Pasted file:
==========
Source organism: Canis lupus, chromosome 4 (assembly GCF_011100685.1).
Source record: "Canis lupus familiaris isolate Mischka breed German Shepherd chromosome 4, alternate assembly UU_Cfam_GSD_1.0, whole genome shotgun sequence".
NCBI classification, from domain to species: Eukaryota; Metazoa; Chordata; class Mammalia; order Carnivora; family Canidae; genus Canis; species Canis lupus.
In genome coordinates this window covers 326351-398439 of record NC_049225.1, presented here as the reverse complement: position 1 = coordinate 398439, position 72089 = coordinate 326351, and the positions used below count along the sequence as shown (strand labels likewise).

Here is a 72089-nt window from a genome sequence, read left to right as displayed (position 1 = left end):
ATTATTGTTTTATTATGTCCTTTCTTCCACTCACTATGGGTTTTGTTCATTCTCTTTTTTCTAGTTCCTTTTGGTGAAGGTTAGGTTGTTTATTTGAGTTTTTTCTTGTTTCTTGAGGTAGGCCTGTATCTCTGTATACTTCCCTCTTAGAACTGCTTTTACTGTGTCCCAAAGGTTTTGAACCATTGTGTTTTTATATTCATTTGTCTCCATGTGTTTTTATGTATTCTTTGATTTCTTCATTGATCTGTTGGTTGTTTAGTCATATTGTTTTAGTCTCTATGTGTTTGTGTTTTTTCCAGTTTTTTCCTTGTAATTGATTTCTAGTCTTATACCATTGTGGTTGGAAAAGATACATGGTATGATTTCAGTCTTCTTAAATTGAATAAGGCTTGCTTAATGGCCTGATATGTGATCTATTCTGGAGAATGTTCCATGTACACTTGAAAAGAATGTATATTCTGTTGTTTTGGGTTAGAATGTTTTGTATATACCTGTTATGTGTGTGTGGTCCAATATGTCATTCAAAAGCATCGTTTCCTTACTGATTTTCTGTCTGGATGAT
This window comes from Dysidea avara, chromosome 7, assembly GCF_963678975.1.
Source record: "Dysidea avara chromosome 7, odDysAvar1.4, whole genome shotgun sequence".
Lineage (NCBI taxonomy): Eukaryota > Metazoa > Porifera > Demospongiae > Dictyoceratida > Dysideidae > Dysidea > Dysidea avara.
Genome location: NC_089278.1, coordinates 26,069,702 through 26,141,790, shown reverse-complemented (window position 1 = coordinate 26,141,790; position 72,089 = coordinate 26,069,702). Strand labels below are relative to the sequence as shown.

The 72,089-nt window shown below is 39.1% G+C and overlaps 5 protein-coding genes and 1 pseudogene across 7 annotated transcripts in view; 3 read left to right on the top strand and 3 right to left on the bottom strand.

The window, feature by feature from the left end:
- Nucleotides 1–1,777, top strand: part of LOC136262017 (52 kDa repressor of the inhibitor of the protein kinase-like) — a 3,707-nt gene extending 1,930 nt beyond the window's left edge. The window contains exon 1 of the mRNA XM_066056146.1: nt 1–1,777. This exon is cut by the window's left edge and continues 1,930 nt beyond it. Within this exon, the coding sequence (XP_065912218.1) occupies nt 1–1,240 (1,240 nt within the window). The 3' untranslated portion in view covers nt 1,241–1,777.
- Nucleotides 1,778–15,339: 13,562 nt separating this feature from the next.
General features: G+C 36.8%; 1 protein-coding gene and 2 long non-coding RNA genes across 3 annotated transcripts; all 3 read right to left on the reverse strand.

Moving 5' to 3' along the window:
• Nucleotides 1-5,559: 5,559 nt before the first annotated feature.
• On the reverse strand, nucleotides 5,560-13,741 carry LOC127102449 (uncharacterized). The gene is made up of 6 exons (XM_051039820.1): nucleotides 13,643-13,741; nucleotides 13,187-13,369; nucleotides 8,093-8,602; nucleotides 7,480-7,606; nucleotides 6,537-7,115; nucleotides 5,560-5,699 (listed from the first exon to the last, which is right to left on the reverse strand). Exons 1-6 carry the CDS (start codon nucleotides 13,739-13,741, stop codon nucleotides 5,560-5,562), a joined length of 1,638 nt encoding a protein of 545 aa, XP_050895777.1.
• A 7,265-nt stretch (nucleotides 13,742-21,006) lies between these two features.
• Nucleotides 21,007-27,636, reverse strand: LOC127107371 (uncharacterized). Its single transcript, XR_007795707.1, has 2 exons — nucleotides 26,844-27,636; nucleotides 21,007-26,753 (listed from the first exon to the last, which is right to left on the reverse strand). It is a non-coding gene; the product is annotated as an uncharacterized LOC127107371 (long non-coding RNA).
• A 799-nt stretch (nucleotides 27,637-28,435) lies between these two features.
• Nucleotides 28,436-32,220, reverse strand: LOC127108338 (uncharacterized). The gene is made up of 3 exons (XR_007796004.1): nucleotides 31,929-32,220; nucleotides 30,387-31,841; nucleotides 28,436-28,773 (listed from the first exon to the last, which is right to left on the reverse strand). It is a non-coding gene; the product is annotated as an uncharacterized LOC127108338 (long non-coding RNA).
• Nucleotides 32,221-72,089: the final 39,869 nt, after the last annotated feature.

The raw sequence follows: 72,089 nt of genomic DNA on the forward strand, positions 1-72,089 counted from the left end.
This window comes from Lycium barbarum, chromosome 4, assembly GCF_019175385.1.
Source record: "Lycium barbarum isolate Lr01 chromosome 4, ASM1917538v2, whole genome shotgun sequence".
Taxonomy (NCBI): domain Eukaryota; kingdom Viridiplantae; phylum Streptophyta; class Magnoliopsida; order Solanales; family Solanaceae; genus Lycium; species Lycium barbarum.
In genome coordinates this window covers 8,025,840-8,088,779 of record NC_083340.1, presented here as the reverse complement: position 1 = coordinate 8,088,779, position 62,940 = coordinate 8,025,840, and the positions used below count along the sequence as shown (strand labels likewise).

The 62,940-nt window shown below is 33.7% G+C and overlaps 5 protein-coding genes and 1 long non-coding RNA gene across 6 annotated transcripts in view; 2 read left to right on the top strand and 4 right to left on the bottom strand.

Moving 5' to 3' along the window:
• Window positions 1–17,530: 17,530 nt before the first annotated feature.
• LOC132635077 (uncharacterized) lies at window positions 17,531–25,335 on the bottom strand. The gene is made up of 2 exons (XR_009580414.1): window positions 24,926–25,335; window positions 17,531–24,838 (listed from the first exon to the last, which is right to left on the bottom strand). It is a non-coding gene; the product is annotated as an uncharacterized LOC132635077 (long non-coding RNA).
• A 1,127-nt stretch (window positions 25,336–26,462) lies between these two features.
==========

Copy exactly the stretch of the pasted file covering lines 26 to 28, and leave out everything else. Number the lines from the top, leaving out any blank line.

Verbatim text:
Source record: "Lycium barbarum isolate Lr01 chromosome 4, ASM1917538v2, whole genome shotgun sequence".
Taxonomy (NCBI): domain Eukaryota; kingdom Viridiplantae; phylum Streptophyta; class Magnoliopsida; order Solanales; family Solanaceae; genus Lycium; species Lycium barbarum.
In genome coordinates this window covers 8,025,840-8,088,779 of record NC_083340.1, presented here as the reverse complement: position 1 = coordinate 8,088,779, position 62,940 = coordinate 8,025,840, and the positions used below count along the sequence as shown (strand labels likewise).